Kato Zakros Crete and Zakros
Kato Zakros, the easternmost village of Crete, is a tranquil, small place with a pleasant beach. It’s also tiny, comprising a dozen houses, of which half are tavernas, all clustered next to the beach.
The meals are good and cheap, on the whole. Unfortunately, the waiters harass passersby to eat in their establishment, which is inevitably ‘the best’! Some of the tavernas’ fish and meat dishes are grilled over an open fire.
Fish is the speciality of most the tavernas here, possibly serviced by the small fishing boats standing on the beach nearby. I ate in the biggest taverna (which also has a lot of shade), called Akrogiali; the food was excellent.
Kato Zakros has a very nice beach, with the water shimmering many beautiful picture-perfect shades of blue. Almost all houses here rent simple rooms (prices start from €25 outside high season). Rooms can be tricky to find in August, and sometimes just plain unavailable. Most visitors just visit for the day, taking the bus or an excursion.
There are on same days two buses from Sitia to
(Kato) Zakros. In 2017 they followed the following timetable:
These buses run only on Monday, Wendesday and Friday! There are no buses or any other public transport to Xerokampos.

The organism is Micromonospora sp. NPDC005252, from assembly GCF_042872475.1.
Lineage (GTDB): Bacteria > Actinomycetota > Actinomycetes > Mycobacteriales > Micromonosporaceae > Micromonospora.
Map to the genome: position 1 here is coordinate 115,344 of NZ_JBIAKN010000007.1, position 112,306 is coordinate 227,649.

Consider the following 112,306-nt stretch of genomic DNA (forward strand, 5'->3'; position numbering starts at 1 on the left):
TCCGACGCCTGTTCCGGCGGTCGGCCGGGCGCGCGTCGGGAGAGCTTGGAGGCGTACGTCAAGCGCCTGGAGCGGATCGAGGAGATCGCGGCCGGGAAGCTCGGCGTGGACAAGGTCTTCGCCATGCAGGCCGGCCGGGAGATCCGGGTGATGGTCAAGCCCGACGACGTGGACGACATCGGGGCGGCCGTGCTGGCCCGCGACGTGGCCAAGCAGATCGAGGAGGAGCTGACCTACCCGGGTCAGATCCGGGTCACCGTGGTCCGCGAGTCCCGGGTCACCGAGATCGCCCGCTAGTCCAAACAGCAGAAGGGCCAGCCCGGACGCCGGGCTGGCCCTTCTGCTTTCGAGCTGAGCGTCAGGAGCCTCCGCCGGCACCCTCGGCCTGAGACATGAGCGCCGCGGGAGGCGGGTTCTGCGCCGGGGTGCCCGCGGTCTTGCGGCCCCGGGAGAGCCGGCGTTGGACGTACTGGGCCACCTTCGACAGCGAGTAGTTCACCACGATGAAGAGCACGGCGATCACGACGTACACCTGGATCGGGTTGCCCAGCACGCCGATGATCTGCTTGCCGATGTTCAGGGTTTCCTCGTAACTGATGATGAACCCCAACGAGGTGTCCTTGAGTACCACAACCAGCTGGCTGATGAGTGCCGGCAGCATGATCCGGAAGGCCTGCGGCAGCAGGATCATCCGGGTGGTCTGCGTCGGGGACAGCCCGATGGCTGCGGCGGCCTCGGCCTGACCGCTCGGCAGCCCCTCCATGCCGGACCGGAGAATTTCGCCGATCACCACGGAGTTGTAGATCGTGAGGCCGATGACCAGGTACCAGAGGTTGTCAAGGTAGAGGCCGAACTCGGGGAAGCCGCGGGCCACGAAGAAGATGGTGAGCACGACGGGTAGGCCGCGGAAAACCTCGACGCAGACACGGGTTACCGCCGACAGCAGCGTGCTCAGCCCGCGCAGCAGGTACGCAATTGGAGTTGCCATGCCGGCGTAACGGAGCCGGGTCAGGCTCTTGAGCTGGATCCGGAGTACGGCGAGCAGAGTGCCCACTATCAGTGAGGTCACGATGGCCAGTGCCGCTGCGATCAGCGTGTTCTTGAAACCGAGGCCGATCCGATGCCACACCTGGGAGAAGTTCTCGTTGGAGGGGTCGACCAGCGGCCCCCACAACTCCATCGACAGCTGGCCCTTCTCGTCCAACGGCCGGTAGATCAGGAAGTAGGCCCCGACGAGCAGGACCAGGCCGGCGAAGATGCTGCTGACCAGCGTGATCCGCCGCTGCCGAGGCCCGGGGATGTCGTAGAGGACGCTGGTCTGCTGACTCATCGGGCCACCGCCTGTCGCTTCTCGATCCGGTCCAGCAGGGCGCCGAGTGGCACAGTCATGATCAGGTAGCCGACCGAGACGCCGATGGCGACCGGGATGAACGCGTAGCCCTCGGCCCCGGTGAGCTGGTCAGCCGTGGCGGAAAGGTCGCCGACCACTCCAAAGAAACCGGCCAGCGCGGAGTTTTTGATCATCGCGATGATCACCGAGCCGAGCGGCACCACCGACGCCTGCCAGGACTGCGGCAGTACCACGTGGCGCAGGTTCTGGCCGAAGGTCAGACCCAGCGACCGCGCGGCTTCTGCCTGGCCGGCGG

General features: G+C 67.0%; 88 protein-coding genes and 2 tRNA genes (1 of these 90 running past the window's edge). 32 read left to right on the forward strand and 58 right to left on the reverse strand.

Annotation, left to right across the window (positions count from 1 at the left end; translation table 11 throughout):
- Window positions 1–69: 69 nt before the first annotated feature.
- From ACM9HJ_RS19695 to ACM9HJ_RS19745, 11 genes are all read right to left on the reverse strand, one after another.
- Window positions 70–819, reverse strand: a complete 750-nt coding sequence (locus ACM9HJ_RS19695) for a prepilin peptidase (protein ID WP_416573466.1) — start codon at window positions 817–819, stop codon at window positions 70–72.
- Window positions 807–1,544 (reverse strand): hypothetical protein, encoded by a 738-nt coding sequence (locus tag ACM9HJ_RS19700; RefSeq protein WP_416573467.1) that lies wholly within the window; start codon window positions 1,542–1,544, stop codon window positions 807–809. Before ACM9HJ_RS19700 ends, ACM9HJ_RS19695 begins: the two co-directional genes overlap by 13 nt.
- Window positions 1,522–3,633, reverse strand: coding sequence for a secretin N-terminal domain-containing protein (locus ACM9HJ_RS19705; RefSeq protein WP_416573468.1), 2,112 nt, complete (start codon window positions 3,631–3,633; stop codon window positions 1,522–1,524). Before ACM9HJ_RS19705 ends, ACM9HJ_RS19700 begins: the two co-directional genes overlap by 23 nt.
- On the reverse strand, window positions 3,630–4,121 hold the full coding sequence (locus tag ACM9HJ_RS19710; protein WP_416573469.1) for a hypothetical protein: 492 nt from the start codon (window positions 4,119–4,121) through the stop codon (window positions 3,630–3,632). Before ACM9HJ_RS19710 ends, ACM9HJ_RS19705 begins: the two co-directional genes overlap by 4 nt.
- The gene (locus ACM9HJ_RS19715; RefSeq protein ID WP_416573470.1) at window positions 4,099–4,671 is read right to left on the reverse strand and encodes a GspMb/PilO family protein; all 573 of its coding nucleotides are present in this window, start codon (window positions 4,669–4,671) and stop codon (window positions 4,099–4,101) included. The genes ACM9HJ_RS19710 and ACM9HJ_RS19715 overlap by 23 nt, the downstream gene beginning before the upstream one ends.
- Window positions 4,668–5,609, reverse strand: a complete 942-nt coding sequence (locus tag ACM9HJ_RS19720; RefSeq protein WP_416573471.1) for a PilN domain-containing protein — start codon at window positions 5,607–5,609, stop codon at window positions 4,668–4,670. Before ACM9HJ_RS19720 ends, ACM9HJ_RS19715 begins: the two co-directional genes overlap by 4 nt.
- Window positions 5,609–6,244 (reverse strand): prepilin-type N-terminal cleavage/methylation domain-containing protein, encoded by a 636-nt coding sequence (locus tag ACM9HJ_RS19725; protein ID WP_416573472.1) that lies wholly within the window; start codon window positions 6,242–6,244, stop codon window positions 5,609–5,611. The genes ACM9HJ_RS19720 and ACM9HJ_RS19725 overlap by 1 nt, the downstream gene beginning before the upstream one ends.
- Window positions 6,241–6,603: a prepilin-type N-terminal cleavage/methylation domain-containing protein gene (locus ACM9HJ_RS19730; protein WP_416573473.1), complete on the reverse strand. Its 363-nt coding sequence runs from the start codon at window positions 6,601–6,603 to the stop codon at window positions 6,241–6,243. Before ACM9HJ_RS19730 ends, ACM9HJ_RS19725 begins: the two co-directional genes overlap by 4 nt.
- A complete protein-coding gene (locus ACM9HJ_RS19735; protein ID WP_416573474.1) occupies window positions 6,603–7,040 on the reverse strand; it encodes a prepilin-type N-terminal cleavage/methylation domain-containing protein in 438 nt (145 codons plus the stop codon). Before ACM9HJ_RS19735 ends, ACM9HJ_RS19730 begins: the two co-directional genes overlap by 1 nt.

Map (Kato) Zakros Crete
The big tourist attraction of the Zakros area is undoubtedly the Minoan Palace of Zakros. Alongside Knossos, Malia and Phaistos it’s one of the most important Minoan sites in Crete. Unlike the other three, Zakros was never plundered or despoiled, so there’s plenty to look at, even if it is significantly smaller than the other palaces. The findings - especially the earthenware pottery - of the archeological team were mostly shipped of to the Archeological Museum of Iraklio.
To the archeological amateur the actual site may not be that interesting – there are a lot of stones and some walls. But a little imagination should bring the scene to life. There are some interesting fountains where turtles (European Pont Terrapin) live. The palace has plenty of water, evidenced by springs. Possibly the strangest thing to note round here is the purple soil in this area. If you’re interested, it’s best to read a book before visiting, or hire a guide. In the beginning of 2017 the entrance was around €3.
The small town of Zakros (pop. 1000) is roughly 5km from Kato Zakros. It’s a mountain village whose inhabitants mostly make their living with agriculture. There’s a big hotel in the centre, which also has a kafenion and a bar. It’s a very old-fashioned village, which feels twenty years behind the coastal towns. Anyone who has time should try a night here; in May 2017 doubles were as low as €25, including breakfast.